Spiritual Vegetarianism and Krishna Prasadam

In this material world, all living beings are part of a food chain; one is food for another. Of all the links in that chain, humans uniquely have the developed consciousness required to question life’s purpose, explore life’s spiritual dimension, make educated moral and ethical choices, conduct research into the existence of a Supreme Being, and to make menu choices based on considerations beyond hunger and taste preference.

Traditional spiritual wisdom supports the view that higher intelligence carries with it a greater degree of responsibility. Vedic teachings especially say that human beings’ eating habits are uniquely subject to laws of karma, right and wrong. This is why human societies generally set guidelines for what can and can’t be eaten. Most genuine spiritual traditions also recommend making offerings of food in gratitude—sacrifice—to the natural and supernatural forces giving us life.

For example, those following the path of Krishna-bhakti, approaching the Supreme Person in the mood of devotional service, offer their food to the Supreme Person before eating. Krishna says in the Bhagavad-gita that if we eat things that haven’t been offered in sacrifice, we’re liable to be punished for eating other living beings. But He also says that offering everything we eat to the Supreme Person—Krishna Himself—frees us from karmic reaction. Such offerings need not be elaborate or costly; Krishna accepts even a leaf, a fruit, a flower, and water if offered with love.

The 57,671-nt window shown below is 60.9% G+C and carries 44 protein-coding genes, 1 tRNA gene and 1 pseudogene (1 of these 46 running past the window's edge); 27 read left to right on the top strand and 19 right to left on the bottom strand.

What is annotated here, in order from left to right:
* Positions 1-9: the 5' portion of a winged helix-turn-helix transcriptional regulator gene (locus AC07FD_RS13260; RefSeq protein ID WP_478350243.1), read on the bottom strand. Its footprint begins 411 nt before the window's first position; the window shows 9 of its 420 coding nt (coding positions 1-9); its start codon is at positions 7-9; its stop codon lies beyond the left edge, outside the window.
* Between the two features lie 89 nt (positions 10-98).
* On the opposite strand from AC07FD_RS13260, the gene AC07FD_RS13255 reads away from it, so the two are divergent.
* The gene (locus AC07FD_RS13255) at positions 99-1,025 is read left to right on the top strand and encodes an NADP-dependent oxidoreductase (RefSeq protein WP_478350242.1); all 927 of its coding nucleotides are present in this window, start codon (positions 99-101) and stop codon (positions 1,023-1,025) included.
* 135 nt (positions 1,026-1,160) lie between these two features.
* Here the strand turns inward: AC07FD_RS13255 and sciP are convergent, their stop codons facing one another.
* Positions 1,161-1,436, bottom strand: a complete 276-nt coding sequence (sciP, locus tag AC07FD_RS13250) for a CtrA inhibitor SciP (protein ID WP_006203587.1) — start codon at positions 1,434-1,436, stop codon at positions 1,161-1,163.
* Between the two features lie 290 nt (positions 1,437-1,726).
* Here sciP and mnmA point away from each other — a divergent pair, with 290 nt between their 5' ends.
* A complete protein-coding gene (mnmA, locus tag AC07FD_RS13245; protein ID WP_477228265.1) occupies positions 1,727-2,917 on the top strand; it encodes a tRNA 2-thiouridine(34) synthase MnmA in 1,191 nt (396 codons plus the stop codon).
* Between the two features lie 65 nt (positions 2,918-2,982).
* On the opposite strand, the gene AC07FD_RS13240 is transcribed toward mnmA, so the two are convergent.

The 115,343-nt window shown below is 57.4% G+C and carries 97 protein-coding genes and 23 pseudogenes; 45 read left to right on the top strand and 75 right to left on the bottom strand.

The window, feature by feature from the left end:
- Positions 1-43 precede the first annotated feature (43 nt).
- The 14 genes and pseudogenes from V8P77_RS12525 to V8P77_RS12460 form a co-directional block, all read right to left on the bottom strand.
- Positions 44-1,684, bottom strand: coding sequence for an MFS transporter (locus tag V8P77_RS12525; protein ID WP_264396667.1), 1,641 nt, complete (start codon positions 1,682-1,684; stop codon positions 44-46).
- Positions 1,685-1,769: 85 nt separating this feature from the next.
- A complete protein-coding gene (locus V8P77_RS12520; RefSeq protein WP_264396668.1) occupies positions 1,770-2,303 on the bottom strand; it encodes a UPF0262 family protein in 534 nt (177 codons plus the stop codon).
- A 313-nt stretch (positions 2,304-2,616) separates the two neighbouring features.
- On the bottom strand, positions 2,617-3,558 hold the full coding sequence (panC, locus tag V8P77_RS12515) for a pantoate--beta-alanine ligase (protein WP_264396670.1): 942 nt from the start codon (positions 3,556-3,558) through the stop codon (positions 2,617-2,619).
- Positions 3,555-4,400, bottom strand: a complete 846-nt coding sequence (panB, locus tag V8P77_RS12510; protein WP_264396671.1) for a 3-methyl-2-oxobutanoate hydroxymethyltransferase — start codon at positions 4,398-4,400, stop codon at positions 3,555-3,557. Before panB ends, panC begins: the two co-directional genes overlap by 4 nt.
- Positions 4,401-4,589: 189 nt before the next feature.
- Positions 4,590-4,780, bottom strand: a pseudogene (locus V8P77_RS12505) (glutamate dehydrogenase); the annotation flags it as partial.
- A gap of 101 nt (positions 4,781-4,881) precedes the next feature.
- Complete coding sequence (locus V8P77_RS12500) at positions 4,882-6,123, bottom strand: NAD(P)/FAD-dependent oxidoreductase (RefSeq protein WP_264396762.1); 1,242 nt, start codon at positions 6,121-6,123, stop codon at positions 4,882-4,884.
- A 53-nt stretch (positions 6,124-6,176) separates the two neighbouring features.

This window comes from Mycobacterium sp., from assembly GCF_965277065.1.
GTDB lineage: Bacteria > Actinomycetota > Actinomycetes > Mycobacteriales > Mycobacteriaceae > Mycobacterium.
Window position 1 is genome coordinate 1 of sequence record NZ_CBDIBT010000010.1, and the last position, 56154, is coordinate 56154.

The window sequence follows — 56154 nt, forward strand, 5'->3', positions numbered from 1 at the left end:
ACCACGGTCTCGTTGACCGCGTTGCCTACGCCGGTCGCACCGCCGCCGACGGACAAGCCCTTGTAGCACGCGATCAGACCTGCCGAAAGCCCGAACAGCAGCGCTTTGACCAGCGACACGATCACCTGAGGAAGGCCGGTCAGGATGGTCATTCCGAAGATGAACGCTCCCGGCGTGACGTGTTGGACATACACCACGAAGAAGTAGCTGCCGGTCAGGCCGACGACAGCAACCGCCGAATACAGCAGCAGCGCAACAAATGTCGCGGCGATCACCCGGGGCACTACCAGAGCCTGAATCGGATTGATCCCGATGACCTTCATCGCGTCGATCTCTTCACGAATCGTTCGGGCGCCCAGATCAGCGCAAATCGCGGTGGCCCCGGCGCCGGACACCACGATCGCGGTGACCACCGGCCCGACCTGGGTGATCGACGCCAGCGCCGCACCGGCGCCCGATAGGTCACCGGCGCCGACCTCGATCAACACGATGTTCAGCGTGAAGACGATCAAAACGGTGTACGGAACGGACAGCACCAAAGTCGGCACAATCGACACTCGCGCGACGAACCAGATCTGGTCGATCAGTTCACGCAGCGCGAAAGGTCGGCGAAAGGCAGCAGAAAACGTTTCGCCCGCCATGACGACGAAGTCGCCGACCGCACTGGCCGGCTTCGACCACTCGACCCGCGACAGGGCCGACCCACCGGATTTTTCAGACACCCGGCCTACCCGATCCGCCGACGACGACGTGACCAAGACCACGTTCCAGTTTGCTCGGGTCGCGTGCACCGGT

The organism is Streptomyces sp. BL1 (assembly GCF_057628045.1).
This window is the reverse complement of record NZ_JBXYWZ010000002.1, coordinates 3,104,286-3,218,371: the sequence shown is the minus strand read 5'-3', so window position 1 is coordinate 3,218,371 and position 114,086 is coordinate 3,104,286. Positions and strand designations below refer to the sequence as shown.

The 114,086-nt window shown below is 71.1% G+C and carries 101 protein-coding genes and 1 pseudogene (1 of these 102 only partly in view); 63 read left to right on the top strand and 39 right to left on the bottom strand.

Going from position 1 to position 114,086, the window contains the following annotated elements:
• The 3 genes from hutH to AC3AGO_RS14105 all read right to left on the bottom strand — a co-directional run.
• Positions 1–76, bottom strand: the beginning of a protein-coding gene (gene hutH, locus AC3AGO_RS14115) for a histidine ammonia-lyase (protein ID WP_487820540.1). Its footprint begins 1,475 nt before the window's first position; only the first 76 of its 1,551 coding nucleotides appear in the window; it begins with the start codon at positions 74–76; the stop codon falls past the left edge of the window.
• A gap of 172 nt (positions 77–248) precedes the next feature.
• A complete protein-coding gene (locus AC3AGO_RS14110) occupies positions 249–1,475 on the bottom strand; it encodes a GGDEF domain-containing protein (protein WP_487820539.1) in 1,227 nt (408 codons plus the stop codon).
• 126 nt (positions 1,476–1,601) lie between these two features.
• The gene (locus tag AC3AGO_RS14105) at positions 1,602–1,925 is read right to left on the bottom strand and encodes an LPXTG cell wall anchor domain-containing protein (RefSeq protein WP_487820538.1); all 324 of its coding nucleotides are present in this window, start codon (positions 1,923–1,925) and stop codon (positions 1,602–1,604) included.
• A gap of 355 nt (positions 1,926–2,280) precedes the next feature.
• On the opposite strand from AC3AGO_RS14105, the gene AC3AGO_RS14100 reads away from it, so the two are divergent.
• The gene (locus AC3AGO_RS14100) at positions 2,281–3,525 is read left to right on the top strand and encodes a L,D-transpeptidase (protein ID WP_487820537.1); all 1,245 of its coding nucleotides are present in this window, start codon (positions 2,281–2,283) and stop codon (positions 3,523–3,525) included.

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Krishna categorizes meat, fish and eggs in the mode of ignorance—not meant for human consumption—so they are never to be offered to Krishna. The vegetarianism of Krishna’s devotees is a by-product of their spiritual commitment; their goal isn’t to avoid meat but to please Krishna. They take vows to avoid eating meat, fish and eggs not only because such things aren’t offerable to Krishna, but eating them also severely diminishes one’s capacity for mercy and for perceiving spiritual reality.

Scriptures like the Srimad-Bhagavatam and Chaitanya Charitamrita contain descriptions of some of the many wonderful dishes Krishna’s devotees offer Him, and cooks in Krishna temples today strive to prepare the finest offerings for Krishna’s pleasure based on such writings. Cooking is one of the most essential devotional arts of the Krishna-bhakti tradition, and many who have tasted such extraordinary devotional cooking credit that dining experience with inspiring them to pursue a more spiritual lifestyle.

Krishna devotees maintain high standards in cooking. They prepare and offer meals to Krishna, with gratitude and affection, and eat only after the offering ceremony is complete. Food offered to Krishna becomes spiritualized by Krishna’s glance, and is then called prasadam, the “mercy of God.”

The food we eat replenishes our body’s cells, so on a purely physical level we literally are what we eat. And the quality of consciousness with which our food is prepared affects us in deeper ways. Those who only eat Krishna-prasadam are freed from all karma and get profound spiritual benefit.